Even when we give it our best effort and use all of our skills, sometimes conflict resolution does not work. This is just as true for the average person as it is for people that deal with conflict as part of their profession.
When conflict resolution doesn’t work, there are precipitating events and circumstances that set conflict resolution up for failure before it begins. There are a variety of other options available when issues arise that may be better suited to the specific conflict. There is often a dynamic issue at play causing conflict resolution to be unsuccessful.
Being able to identify if a conflict can be resolved vs needing to go through a different process can be helpful. Sometimes, even when the conflict is in the process of being resolved, issues can occur or be brought to light resulting in the ineffective of the process.
Unwillingness to Participate
Conflict resolution requires that both parties be willing to come together in a civil manner to respectfully communicate with one another. This can be a challenge in some situations resulting in avoidance through excuse-making, blaming or wanting to escalate the issue by having someone else determine the outcome for them.
If a person is avoiding the issue there will be an underlying reason behind this. These reasons could range anywhere from not feeling that the conflict is important enough to be taking their time, to a power dynamic occurring where they are uncomfortable.
As this process requires that both parties willingly communicate with one another, it is important that they both want to be there or this will be a waste of everyone’s time and possibly escalate the situation. Sometimes these issues can immediately be managed by listening to the person’s concerns; other times this may not be the correct time or place to try and resolve this conflict.
This is okay, but there must be a strategy in place when conflict resolution won’t work due to the unwillingness to participate. Some solutions for this include a decision being made by a manager, the participant being performance managed for behaviors, or requiring the individuals to speak to a professional about the situation or take courses to help manage their part of the conflict.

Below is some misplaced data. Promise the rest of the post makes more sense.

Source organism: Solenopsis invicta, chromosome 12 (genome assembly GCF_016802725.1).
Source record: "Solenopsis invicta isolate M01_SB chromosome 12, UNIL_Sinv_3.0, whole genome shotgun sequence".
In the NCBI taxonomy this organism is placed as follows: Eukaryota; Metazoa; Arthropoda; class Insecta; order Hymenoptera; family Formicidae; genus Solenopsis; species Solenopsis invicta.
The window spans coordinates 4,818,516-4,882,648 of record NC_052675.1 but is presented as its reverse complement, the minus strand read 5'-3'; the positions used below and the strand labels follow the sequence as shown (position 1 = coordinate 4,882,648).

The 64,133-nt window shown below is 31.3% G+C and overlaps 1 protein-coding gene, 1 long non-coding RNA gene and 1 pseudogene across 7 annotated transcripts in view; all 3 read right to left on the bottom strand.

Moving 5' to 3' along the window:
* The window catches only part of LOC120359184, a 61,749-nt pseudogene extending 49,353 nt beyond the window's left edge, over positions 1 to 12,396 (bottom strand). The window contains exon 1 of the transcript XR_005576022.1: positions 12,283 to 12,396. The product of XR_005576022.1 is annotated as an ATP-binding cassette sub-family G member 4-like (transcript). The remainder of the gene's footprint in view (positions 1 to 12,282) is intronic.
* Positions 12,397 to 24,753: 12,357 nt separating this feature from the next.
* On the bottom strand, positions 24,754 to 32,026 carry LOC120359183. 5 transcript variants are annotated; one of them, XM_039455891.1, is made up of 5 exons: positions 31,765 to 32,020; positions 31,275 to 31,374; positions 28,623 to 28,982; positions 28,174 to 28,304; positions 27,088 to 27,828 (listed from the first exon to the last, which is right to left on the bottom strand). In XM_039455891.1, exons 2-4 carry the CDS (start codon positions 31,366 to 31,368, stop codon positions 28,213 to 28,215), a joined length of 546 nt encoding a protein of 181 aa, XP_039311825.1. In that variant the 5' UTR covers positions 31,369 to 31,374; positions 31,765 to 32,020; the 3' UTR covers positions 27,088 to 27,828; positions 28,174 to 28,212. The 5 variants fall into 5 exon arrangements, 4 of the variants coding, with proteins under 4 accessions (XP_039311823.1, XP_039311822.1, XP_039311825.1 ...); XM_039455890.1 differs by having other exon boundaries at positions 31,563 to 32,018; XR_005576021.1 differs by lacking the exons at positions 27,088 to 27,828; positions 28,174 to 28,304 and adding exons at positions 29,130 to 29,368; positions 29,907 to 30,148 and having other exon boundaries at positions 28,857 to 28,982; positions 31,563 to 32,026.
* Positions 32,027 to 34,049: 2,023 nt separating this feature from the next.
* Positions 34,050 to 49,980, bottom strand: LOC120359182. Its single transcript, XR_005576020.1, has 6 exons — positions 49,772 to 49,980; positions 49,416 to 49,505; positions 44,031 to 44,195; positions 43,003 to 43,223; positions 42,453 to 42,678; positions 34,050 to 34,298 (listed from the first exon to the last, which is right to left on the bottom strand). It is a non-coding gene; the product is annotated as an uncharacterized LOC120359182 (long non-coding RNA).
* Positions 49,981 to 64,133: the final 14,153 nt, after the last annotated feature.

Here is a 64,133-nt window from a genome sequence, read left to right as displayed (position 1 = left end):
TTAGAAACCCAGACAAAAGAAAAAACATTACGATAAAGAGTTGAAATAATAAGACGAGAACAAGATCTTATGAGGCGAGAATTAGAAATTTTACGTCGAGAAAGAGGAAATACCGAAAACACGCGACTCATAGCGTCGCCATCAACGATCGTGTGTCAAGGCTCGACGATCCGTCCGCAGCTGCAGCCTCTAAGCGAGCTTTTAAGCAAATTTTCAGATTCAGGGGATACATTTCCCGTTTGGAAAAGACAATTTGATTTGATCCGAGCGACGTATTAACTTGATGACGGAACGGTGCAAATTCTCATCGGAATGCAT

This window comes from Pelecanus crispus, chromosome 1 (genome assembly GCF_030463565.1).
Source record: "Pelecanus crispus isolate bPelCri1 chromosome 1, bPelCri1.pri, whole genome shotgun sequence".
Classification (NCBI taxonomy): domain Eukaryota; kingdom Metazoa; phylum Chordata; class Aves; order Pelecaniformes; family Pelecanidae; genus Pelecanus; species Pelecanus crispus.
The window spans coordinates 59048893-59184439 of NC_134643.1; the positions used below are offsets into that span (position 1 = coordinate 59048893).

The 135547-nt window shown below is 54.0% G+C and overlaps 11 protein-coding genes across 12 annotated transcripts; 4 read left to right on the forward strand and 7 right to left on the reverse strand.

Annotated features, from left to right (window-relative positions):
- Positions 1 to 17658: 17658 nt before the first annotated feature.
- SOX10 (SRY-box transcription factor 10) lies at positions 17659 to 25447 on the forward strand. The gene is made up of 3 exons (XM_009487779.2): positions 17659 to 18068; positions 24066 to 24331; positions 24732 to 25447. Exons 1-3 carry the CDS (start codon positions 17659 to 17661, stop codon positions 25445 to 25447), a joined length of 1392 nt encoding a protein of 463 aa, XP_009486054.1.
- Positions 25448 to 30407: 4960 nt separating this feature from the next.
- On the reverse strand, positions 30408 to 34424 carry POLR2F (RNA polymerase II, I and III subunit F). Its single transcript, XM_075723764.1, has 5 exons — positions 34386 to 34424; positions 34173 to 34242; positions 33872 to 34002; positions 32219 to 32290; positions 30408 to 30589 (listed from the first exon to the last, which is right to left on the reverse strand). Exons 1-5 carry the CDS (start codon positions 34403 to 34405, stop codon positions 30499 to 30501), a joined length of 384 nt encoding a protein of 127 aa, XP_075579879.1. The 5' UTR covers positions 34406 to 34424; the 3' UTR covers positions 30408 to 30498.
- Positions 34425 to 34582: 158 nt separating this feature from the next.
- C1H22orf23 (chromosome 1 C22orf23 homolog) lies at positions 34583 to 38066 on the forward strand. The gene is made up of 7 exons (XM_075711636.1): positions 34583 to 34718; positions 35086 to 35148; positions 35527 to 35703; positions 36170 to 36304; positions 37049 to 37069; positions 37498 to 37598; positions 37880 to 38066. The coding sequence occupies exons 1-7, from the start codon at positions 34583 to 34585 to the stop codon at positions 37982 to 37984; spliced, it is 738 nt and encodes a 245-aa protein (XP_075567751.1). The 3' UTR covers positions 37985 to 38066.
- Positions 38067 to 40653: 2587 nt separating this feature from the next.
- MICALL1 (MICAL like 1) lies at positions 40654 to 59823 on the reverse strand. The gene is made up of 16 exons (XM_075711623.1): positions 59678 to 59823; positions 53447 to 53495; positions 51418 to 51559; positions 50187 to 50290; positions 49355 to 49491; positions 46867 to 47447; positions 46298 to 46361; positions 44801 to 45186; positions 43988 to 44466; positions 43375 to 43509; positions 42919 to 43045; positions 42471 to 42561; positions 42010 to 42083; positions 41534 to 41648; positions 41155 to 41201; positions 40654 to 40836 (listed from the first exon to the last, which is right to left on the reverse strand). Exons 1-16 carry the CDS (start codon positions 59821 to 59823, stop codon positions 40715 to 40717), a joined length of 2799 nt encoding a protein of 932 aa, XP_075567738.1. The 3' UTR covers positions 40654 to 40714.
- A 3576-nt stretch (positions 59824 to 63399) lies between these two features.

Sometimes the issues are not able to be resolved by the people in the room. This can be because the people in the room are not able to make a binding decision, the scope of the issue is too large or too small to be addressed, or the problem is not something that can be resolved.
The Right People – When the parties having the conversation do not have the authority to make decisions or share information the process is futile. The purpose of conflict resolution is to come to mutual respect and understanding of the other’s perspective in order to create an outcome that works for all those involved.
If there is an inability to share information an open dialogue is unable to take place resulting in needs not being met. The person that has this information must be present in order to give the issue perspective, context, and clarification. Only by this process is the other party able to gain an understanding and respect for the other person resulting in a viable resolution.
The conflict resolution process can be done involving multiple people. It does create a far more complex dynamic as more people are involved, it can result in the best solutions and all relevant information can be shared and concerns addressed.
As a simple example, if there is a rift within a workplace or family, though two individuals may be able to sit down and resolve their conflict, the dynamic between the other people may not change. Though they lead a good example, only having the two people come to a resolution will not resolve the issues had by others.
The Right Scope – Some problems are too big or small for a particular set of individuals to resolve.